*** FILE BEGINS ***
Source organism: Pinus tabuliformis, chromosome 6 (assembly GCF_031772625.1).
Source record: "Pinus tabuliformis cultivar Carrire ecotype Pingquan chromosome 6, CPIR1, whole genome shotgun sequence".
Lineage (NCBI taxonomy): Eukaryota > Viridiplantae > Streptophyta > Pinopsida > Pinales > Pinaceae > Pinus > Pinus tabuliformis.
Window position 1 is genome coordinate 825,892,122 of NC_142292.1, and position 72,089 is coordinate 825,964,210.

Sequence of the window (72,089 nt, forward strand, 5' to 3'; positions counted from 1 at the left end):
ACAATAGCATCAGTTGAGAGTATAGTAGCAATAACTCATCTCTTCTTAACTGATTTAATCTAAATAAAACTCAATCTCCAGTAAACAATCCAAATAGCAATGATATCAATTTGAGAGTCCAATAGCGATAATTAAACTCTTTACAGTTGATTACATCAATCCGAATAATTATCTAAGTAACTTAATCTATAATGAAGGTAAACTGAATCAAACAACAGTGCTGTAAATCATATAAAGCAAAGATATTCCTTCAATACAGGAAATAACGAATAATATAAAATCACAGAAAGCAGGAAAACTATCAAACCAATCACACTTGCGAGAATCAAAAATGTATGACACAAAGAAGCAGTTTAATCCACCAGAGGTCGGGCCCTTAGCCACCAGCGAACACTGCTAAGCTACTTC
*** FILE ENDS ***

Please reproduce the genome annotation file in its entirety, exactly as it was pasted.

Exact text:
Source organism: Pinus tabuliformis, chromosome 6 (assembly GCF_031772625.1).
Source record: "Pinus tabuliformis cultivar Carrire ecotype Pingquan chromosome 6, CPIR1, whole genome shotgun sequence".
Lineage (NCBI taxonomy): Eukaryota > Viridiplantae > Streptophyta > Pinopsida > Pinales > Pinaceae > Pinus > Pinus tabuliformis.
Window position 1 is genome coordinate 825,892,122 of NC_142292.1, and position 72,089 is coordinate 825,964,210.

Sequence of the window (72,089 nt, forward strand, 5' to 3'; positions counted from 1 at the left end):
ACAATAGCATCAGTTGAGAGTATAGTAGCAATAACTCATCTCTTCTTAACTGATTTAATCTAAATAAAACTCAATCTCCAGTAAACAATCCAAATAGCAATGATATCAATTTGAGAGTCCAATAGCGATAATTAAACTCTTTACAGTTGATTACATCAATCCGAATAATTATCTAAGTAACTTAATCTATAATGAAGGTAAACTGAATCAAACAACAGTGCTGTAAATCATATAAAGCAAAGATATTCCTTCAATACAGGAAATAACGAATAATATAAAATCACAGAAAGCAGGAAAACTATCAAACCAATCACACTTGCGAGAATCAAAAATGTATGACACAAAGAAGCAGTTTAATCCACCAGAGGTCGGGCCCTTAGCCACCAGCGAACACTGCTAAGCTACTTC